Contract Grades: Charlotte Bobcats
In this next installment of Contract Grades we take a look at the Charlotte Bobcats. In the past year the Cats have completely revamped their team, switching it up from a possible playoff contender to a team trying to rebuild around youth.
The Charlotte Bobcats (team salary info)
This past June the Bobcats hired Rich Cho, recently fired by the Portland Trail Blazers, as their general manager and Rod Higgins moved from GM to President of Basketball Operations. Cho proceeded to make a major trade, sending out veterans Stephen Jackson, Shaun Livingston, and the rights to Tobias Harris for veteran Corey Maggette and the rights to big man Bismack Biyombo. He then chose point guard Kemba Walker in the lottery. Where does that leave the Cats? That is unclear, since Cho also inherited a team with quite a few overpriced long-term deals. How quickly the team can turn around from cellar dweller to playoff contender will be in a large part due to Cho’s future decisions.
Corey Maggette (one year, $10.9 million) – By sending out Jackson and Livingston in the same deal that netted the Cats Maggette, they cut off about $2.8 million in possible salary in 2012-13. That said, Maggette has played in more than 70 games just three times in his 12-year career and his numbers have steadily decreased for the past few seasons. Even his ability to get to the free throw line has decreased by half since 2004-05, a higher rate than his decrease in minutes. On the positive side, Maggette is a respected veteran presence, can still score in the mid-range, and only has one year left on his deal.
Tyrus Thomas (three years, $26.1 million) – This contract is the one with the most time still on it. Higgins signed Thomas to a five-year, $40 million deal as a restricted free agent in 2010. The deal was widely panned at the time because of Thomas’ inconsistency and because the team had him for just 25 games (with no starts) before the deal. Yes, he is still relatively young (25), but if he can’t break a starting lineup his average salary is too much. He can rebound and block shots, but hasn’t developed a reliable offensive game and seems to not quite fit at either small forward or power forward. As a starter this grade goes up, but as a reserve without a true position it’s too much money.
DeSagana Diop (one year, $7.4 million) – Back in July of 2008 the Dallas Mavericks signed Diop to a five-year, full MLE deal. At the time the deal was way too much, and Dallas realized that and shipped him to Charlotte for Matt Carroll and Ryan Hollins. In two and a half seasons with Charlotte he has played in 84 games, starting one, and really hasn’t contributed much. This deal has been an albatross on the Cats for two years already, so not paying it for 2011-12 is probably somewhat of a relief. The only positive is it ends in 2013.
Matt Carroll (one year, $3.5 million) – The Cats signed Carroll to a six-year, $27 million deal back in 2007, then included him in the trade for Diop a year later. Carroll’s deal is a rare one in the NBA – it scales downward, about $400,000 each season, making it cheaper at the end. He ended up back in Charlotte when Dallas traded Erick Dampier to Charlotte for Tyson Chandler in July of 2010. A career 39% shooter from three-point range, Carroll is a smart player and a decent guard for spot minutes off the bench. However, when it comes to replacement cost the Cats could easily get the same production for a third the price (or less).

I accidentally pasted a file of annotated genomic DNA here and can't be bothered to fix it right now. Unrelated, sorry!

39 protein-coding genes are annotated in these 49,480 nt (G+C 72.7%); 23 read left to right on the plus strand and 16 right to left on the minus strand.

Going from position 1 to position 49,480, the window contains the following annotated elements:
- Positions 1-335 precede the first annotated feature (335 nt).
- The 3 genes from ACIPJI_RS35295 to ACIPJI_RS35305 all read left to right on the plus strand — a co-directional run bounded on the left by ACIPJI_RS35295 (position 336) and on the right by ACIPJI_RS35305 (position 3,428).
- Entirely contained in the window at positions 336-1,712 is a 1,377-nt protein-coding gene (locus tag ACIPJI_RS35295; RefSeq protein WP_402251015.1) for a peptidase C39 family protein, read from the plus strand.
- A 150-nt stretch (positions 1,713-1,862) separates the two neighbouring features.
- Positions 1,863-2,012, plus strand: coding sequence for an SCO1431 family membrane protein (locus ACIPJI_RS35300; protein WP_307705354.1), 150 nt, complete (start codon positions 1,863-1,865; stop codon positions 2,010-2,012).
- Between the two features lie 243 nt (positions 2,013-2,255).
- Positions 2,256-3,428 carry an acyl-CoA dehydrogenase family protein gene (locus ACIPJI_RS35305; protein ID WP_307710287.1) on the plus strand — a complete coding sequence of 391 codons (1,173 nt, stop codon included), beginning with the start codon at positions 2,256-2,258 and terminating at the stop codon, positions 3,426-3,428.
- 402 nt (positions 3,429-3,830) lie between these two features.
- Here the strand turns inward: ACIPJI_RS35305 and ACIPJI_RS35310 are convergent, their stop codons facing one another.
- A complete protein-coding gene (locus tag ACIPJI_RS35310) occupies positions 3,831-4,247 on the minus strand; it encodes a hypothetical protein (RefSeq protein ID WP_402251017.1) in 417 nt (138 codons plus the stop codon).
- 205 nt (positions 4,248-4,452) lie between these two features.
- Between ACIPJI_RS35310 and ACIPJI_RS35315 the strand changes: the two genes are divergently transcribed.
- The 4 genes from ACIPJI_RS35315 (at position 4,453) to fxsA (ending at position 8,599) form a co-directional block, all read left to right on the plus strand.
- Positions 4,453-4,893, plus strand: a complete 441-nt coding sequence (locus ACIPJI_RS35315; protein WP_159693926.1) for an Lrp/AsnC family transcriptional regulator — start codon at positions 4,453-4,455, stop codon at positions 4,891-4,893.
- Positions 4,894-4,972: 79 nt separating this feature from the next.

Bismack Biyombo (2011 first-round pick) – The estimate for his four-year rookie scale contract is about $13.5 million, though that could change with the next CBA. Right now he is a very raw talent, but if he can develop into a consistent contributor and maybe even a starter his salary will seem dirt cheap, as tends to be the case for first-round picks who become rotation players.
Kemba Walker (2011 first-round pick) – Walker’s salary estimate over four years is $11.4 million, cheaper than Biyombo. Why is that noteworthy? Walker will be expected to contribute in the rotation from day one and will be given every opportunity to take the job of starting point guard. Incumbent D.J. Augustin could be a restricted free agent in 2012 and should the Cats elect not to bring him back, Walker will be running the show. At an average of less than $3 million per season, that’s a deal.
Gerald Henderson (one year, $3.1 million) – Henderson will be in the last year of his rookie scale contract. He became a starter in the second half of the 2010-11 season and if he continues that growth when NBA basketball returns, remaining a starter, that’s a very good deal. Of course, in 2013 he will also be looking for a raise.
The Charlotte Bobcats have some misguided contracts they still need to rid themselves of, but it’s noteworthy that the one contract they have that is not rookie scale and extends beyond 2013 belongs to a super athletic forward (Thomas) who still has a chance to really put it all together. Even if he doesn’t fulfill the promise of his contract he will still be a valuable contributor and given the state of the rest of the contracts probably not hold the team back too much. In fact, in 2013-14 and 2014-15 Thomas is the only player under contract right now, but will be joined after the lockout by Walker and Biyombo. With over $35 million available under any kind of cap in 2013 – barring acquisitions and signings that will eat up that space – the Cats are in an excellent position to allow Rich Cho to set a new course for the franchise.
Overall Grade Looking Forward: B+